LangChain consists of modules such as Model I/O, Retrieval, Chains and Agents, each having their own strengths to help developers build seamless AI applications. Model I/O module handles prompts, LLMs interaction, chat models and output parsers. The retrieval module handles everything related to data management from loading to modifying to text splitters to embedding the data using embedding models. Then comes the Chain module and as the name suggests, it basically interlinks all the tasks together to make sure the tasks happen in a sequential fashion.

The agents act as the brain of the system that handles the decision making. They determine the sequence of actions to take to complete the task. The agent is capable of choosing the tools required for the task. LangChain has many agent toolkit libraries that can be used to build powerful LLM powered applications.

You can install LangChain using the following pip command

pip install langchain
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What is SingleStore?

SingleStore is a modern cloud-based relational and distributed database management system that specializes in high-performance, real-time data processing. SingleStore is not just for OLAP and OLTP workloads, but one can also build real-time GenAI applications seamlessly.

singlestore database

SingleStore started to support vector search and storage back in 2017 itself. It has some amazing integrations with today’s popular AI frameworks such as Langchain, LlamaIndex etc. Supports both SQL and Python and all the data types and this makes it the only database any organization can have instead of having different types of databases for different types of workloads.

RAG with LangChain and SingleStore: Hands-on Tutorial!

Let’s build a simple AI application that can fetch the contextually relevant information from our own custom data for any given user query.

Sign up to SingleStore database to use it as our vector database.

Once you sign up, you need to create a workspace. It is easy and free, so do it.

singlestore workspace

Once you create your workspace, create a database with any name of your wish.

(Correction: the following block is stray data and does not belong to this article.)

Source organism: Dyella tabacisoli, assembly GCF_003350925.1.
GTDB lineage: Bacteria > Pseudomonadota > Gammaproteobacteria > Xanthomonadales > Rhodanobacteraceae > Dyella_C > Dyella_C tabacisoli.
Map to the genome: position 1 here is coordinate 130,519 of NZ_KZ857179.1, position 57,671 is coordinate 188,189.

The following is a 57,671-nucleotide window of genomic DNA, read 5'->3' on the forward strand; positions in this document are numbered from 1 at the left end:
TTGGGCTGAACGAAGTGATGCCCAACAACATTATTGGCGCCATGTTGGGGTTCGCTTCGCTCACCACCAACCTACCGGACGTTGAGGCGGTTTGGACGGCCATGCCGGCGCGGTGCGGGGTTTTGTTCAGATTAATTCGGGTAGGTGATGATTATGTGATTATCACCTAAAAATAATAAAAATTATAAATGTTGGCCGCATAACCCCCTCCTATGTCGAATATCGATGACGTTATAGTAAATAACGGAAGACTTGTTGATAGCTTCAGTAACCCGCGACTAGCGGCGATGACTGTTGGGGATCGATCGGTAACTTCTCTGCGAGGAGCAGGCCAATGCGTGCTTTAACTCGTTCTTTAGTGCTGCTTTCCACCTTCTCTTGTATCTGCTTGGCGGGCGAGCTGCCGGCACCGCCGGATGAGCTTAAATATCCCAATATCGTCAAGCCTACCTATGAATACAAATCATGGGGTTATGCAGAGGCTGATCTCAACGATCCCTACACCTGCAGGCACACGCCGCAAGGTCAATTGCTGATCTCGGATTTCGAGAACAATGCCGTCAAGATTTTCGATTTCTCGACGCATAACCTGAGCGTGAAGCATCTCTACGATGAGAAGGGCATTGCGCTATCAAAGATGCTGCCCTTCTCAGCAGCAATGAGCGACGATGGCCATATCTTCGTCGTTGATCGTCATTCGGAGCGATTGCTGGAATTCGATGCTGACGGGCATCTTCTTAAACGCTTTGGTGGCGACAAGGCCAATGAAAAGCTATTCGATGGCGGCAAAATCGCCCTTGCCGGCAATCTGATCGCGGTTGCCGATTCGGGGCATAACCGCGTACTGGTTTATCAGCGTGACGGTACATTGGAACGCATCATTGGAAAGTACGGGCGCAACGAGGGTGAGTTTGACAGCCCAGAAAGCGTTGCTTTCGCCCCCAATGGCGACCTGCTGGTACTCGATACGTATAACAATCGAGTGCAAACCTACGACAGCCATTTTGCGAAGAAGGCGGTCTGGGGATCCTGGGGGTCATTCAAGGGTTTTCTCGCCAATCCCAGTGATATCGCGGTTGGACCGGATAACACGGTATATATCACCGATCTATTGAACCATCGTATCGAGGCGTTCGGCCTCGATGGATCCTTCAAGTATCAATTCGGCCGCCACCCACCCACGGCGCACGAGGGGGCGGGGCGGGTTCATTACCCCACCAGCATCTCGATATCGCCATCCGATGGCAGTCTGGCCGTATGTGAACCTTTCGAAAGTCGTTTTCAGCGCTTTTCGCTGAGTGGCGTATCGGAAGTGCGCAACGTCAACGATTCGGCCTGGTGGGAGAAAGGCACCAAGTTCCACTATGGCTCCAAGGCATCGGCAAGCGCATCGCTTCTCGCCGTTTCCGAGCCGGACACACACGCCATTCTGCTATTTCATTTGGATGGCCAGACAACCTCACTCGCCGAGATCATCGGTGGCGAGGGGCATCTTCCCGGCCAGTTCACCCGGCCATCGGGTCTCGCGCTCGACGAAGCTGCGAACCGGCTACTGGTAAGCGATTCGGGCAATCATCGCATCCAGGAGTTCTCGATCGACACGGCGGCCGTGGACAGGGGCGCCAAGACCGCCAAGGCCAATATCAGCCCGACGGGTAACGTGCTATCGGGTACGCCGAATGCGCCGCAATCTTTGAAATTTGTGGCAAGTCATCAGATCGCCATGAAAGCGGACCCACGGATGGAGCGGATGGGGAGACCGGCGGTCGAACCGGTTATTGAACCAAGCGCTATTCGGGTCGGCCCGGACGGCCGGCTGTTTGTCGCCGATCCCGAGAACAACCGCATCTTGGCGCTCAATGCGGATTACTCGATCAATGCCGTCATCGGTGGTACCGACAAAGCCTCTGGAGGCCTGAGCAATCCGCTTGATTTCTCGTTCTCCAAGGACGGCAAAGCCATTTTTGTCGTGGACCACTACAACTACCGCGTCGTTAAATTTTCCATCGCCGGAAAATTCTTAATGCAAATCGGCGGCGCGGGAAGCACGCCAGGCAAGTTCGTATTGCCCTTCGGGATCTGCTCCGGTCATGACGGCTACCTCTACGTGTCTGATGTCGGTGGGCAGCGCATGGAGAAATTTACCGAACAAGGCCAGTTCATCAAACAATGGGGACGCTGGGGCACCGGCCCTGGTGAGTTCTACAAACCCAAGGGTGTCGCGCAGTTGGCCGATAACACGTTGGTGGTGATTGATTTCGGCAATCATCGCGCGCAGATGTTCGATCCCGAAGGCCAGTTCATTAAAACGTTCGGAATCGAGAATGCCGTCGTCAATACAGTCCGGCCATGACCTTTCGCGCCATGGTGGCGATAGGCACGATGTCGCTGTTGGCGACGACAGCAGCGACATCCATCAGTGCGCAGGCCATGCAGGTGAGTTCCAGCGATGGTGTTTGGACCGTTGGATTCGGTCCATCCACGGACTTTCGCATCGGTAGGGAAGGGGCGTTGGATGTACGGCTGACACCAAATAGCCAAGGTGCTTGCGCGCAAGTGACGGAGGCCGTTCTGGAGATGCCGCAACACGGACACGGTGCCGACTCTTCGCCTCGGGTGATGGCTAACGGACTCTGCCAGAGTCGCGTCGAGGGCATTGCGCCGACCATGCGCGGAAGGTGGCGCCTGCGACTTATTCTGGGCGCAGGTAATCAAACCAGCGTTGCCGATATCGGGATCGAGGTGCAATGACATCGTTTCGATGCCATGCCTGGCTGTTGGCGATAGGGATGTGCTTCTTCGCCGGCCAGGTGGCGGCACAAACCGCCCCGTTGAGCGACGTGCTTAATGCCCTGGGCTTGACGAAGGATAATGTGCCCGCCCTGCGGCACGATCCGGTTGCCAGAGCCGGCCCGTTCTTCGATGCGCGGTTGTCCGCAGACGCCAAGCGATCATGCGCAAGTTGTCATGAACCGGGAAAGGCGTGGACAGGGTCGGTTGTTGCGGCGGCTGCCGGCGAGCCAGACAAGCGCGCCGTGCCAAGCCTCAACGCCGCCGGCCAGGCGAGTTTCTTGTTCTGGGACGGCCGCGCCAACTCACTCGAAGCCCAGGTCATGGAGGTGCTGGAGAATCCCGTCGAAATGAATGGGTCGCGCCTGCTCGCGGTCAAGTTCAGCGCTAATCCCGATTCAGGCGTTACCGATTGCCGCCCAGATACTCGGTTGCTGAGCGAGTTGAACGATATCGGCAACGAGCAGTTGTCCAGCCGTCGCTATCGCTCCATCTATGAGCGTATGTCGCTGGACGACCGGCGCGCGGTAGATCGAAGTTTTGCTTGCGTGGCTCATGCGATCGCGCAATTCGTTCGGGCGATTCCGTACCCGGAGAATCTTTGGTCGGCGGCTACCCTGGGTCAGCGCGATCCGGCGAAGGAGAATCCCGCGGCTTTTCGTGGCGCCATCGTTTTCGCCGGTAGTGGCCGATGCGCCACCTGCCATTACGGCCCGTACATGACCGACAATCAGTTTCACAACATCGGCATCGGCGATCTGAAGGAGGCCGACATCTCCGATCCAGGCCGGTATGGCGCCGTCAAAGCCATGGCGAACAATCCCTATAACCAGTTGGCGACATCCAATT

As you can see from the above screenshot, you can create the database from ‘Create Database’ tab on the right side.

Now, let’s go to ‘Develop’ to use our Notebooks feature [just like Jupyter Notebooks]

singlestore database

Create a new Notebook and name it as you wish.
new notebook

Before doing anything, select your workspace and database from the dropdown on the Notebook.

singlestore db workspace

Now, start adding all the below shown code snippets into your Notebook you just created as shown below.

Install the required libraries & dependencies

!pip install langchain --quiet
!pip install --upgrade openai==0.28.1 --quiet
!pip install pdf2image --quiet
!pip install pdfminer.six --quiet
!pip install singlestoredb --quiet
!pip install tiktoken --quiet
!pip install --upgrade unstructured==0.10.14 --quiet
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Import the libraries

from langchain.document_loaders import PyPDFLoader
from langchain.chat_models import ChatOpenAI
from langchain.embeddings.openai import OpenAIEmbeddings
from langchain.text_splitter import RecursiveCharacterTextSplitter
from langchain.chains import RetrievalQA, ConversationalRetrievalChain
import os
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Load your custom document

from langchain.document_loaders import OnlinePDFLoader
loader = OnlinePDFLoader("example.pdf")
data = loader.load()